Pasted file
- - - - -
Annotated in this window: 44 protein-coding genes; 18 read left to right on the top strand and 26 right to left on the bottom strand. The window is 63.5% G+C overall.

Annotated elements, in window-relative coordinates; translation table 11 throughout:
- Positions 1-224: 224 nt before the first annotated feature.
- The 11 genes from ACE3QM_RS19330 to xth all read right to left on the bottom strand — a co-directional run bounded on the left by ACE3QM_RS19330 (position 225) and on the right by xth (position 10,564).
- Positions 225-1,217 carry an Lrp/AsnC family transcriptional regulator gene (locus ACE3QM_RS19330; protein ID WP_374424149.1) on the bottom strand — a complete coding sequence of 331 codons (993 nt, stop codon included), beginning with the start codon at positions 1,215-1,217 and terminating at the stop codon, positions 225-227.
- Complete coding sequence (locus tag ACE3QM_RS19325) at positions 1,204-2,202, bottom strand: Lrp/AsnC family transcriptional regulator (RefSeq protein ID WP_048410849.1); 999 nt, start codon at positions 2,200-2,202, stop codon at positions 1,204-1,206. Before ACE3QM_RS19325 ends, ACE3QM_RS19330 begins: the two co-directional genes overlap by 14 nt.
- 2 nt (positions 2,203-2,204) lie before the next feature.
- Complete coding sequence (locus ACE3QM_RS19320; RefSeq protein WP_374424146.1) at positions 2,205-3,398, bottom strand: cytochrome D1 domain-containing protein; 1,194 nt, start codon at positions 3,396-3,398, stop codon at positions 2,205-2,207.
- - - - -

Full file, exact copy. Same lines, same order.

Annotated in this window: 44 protein-coding genes; 18 read left to right on the top strand and 26 right to left on the bottom strand. The window is 63.5% G+C overall.

Annotated elements, in window-relative coordinates; translation table 11 throughout:
- Positions 1-224: 224 nt before the first annotated feature.
- The 11 genes from ACE3QM_RS19330 to xth all read right to left on the bottom strand — a co-directional run bounded on the left by ACE3QM_RS19330 (position 225) and on the right by xth (position 10,564).
- Positions 225-1,217 carry an Lrp/AsnC family transcriptional regulator gene (locus ACE3QM_RS19330; protein ID WP_374424149.1) on the bottom strand — a complete coding sequence of 331 codons (993 nt, stop codon included), beginning with the start codon at positions 1,215-1,217 and terminating at the stop codon, positions 225-227.
- Complete coding sequence (locus tag ACE3QM_RS19325) at positions 1,204-2,202, bottom strand: Lrp/AsnC family transcriptional regulator (RefSeq protein ID WP_048410849.1); 999 nt, start codon at positions 2,200-2,202, stop codon at positions 1,204-1,206. Before ACE3QM_RS19325 ends, ACE3QM_RS19330 begins: the two co-directional genes overlap by 14 nt.
- 2 nt (positions 2,203-2,204) lie before the next feature.
- Complete coding sequence (locus ACE3QM_RS19320; RefSeq protein WP_374424146.1) at positions 2,205-3,398, bottom strand: cytochrome D1 domain-containing protein; 1,194 nt, start codon at positions 3,396-3,398, stop codon at positions 2,205-2,207.